4. ^ James, Bill. The 96 Families of Hitters. The Bill James Gold Mine, 2009, p.24.
  5. ^ John Thorn and Pete Palmer, The Hidden Game of Baseball, pp. 69-70.
  6. ^ Alan Schwarz, The Numbers Game, pp. 165, 233.


  • Thorn, John; Pete Palmer (1984). The Hidden Game of Baseball. Doubleday & Company. ISBN 0-385-18283-X. 
  • Schwarz, Alan (2004). The Numbers Game. Thomas Dunne Books. ISBN 0-312-32222-4. 

Wikimedia Foundation. 2010.

Игры ⚽ Поможем написать курсовую

Look at other dictionaries:

  • List of Major League Baseball players with a .900 on-base plus slugging — Below is the list of 65 Major League Baseball players who have reached the .900 on base plus slugging milestone.*Notes:Minimum of 3,000 at bat appearances :Bold denotes active player :Includes games through September 30, 2008 ee also related… …   Wikipedia

  • on-base plus slugging — noun A metric used to evaluate the effectiveness of a hitter; the sum of on base percentage and slugging percentage …   Wiktionary

  • Slugging percentage — In baseball statistics, slugging percentage (abbreviated SLG) is a popular measure of the power of a hitter. It is calculated as total bases divided by at bats:SLG = frac{(mathit{1B}) + (2 imes mathit{2B}) + (3 imes mathit{3B}) + (4 imes… …   Wikipedia

  • Base on balls — A base on balls (BB) is credited to a batter and against a pitcher in baseball statistics when a batter receives four pitches that the umpire calls balls . It is better known as a walk. The base on balls is defined in Section 2.00 of baseball s… …   Wikipedia

  • On-base percentage — In baseball statistics, on base percentage (OBP) (sometimes referred to as on base average [OBA], as the statistic is rarely presented as a true percentage) is a measure of how often a batter reaches base for any reason other than a fielding… …   Wikipedia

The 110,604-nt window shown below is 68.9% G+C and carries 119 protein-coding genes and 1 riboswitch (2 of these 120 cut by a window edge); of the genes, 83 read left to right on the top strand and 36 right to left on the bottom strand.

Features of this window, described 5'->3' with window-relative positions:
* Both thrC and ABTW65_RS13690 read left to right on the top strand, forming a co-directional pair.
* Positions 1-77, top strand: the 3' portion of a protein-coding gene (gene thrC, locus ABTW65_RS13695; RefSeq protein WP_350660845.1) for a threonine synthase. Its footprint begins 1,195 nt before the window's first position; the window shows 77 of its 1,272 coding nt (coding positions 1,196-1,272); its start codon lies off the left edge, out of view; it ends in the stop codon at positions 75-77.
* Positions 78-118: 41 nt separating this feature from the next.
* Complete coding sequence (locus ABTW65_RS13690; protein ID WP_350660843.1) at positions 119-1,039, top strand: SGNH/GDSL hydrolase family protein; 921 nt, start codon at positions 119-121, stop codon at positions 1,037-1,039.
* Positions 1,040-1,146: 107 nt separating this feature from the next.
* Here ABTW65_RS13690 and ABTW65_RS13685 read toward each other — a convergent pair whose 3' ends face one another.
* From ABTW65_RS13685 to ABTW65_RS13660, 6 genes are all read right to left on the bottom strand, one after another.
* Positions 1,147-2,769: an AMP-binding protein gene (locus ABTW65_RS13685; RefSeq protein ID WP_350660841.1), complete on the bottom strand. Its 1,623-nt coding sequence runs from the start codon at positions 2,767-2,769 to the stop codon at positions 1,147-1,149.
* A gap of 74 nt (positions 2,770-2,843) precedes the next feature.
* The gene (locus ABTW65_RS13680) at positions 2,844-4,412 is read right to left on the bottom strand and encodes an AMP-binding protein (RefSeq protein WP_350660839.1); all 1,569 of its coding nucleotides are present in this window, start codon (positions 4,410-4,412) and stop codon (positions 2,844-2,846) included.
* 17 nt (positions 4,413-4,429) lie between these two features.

• Stolen base — The all time stolen base leader, Rickey Henderson, swipes third in 1988. In baseball, a stolen base occurs when a baserunner successfully advances to the next base while the pitcher is delivering the ball to home plate. In baseball statistics,… …   Wikipedia

  • List of Major League Baseball players with a .500 slugging percentage — Below is the list of 100 Major League Baseball players who have a career .500 slugging percentage.*Notes:Minimum of 3,000 at bat appearances :Bold denotes active player :Includes games through September 30, 2008 ee also related lists*Baseball… …   Wikipedia

  • Top 100 MLB leaders in base on balls (walks) — On July 4, 2004, Barry Bonds drew his 2,191st base on balls to pass the career record of Rickey Henderson, who retired in 2003.The following table lists the top 100 career base on balls leaders. Bold denotes active players. Totals are current… …   Wikipedia

  • List of Major League Baseball players with a .400 on-base percentage — Below is the list of 58 Major League Baseball players who have reached the .400 on base percentage milestone.*Notes:Minimum of 3,000 at bat appearances :Bold denotes active player :Includes games through September 29, 2008 ee also related… …   Wikipedia

  • Walks plus hits per inning pitched — In baseball statistics, Walks plus hits per inning pitched (WHIP) is a sabermetric measurement of the number of baserunners a pitcher has allowed per inning pitched. It is a general measure of a pitcher s ability to prevent batters from reaching… …   Wikipedia

Share the article and excerpts

Direct link
Do a right-click on the link above
and select “Copy Link”